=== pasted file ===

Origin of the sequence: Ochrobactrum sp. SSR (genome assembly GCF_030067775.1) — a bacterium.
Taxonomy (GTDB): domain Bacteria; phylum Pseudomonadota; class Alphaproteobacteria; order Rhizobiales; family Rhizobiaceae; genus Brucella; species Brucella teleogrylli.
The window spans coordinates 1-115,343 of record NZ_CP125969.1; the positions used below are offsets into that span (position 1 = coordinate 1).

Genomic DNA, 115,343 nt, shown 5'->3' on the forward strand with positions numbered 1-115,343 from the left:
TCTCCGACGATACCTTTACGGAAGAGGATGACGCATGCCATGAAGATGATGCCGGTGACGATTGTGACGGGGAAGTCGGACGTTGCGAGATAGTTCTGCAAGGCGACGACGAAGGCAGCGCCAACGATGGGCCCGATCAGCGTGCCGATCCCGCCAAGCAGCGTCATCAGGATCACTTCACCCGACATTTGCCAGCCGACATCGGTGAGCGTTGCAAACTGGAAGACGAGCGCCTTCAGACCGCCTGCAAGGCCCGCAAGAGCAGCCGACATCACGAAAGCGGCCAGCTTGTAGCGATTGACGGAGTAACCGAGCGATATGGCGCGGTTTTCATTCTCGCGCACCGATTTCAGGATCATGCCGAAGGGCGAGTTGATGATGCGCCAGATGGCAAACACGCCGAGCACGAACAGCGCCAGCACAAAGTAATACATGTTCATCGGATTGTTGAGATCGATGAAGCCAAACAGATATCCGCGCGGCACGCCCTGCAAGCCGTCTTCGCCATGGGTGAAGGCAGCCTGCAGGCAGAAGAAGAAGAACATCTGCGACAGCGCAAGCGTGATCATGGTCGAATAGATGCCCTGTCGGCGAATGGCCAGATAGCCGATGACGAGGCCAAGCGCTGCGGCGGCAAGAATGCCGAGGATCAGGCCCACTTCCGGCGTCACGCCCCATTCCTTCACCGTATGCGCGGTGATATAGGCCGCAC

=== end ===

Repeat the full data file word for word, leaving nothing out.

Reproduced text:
Origin of the sequence: Ochrobactrum sp. SSR (genome assembly GCF_030067775.1) — a bacterium.
Taxonomy (GTDB): domain Bacteria; phylum Pseudomonadota; class Alphaproteobacteria; order Rhizobiales; family Rhizobiaceae; genus Brucella; species Brucella teleogrylli.
The window spans coordinates 1-115,343 of record NZ_CP125969.1; the positions used below are offsets into that span (position 1 = coordinate 1).

Genomic DNA, 115,343 nt, shown 5'->3' on the forward strand with positions numbered 1-115,343 from the left:
TCTCCGACGATACCTTTACGGAAGAGGATGACGCATGCCATGAAGATGATGCCGGTGACGATTGTGACGGGGAAGTCGGACGTTGCGAGATAGTTCTGCAAGGCGACGACGAAGGCAGCGCCAACGATGGGCCCGATCAGCGTGCCGATCCCGCCAAGCAGCGTCATCAGGATCACTTCACCCGACATTTGCCAGCCGACATCGGTGAGCGTTGCAAACTGGAAGACGAGCGCCTTCAGACCGCCTGCAAGGCCCGCAAGAGCAGCCGACATCACGAAAGCGGCCAGCTTGTAGCGATTGACGGAGTAACCGAGCGATATGGCGCGGTTTTCATTCTCGCGCACCGATTTCAGGATCATGCCGAAGGGCGAGTTGATGATGCGCCAGATGGCAAACACGCCGAGCACGAACAGCGCCAGCACAAAGTAATACATGTTCATCGGATTGTTGAGATCGATGAAGCCAAACAGATATCCGCGCGGCACGCCCTGCAAGCCGTCTTCGCCATGGGTGAAGGCAGCCTGCAGGCAGAAGAAGAAGAACATCTGCGACAGCGCAAGCGTGATCATGGTCGAATAGATGCCCTGTCGGCGAATGGCCAGATAGCCGATGACGAGGCCAAGCGCTGCGGCGGCAAGAATGCCGAGGATCAGGCCCACTTCCGGCGTCACGCCCCATTCCTTCACCGTATGCGCGGTGATATAGGCCGCAC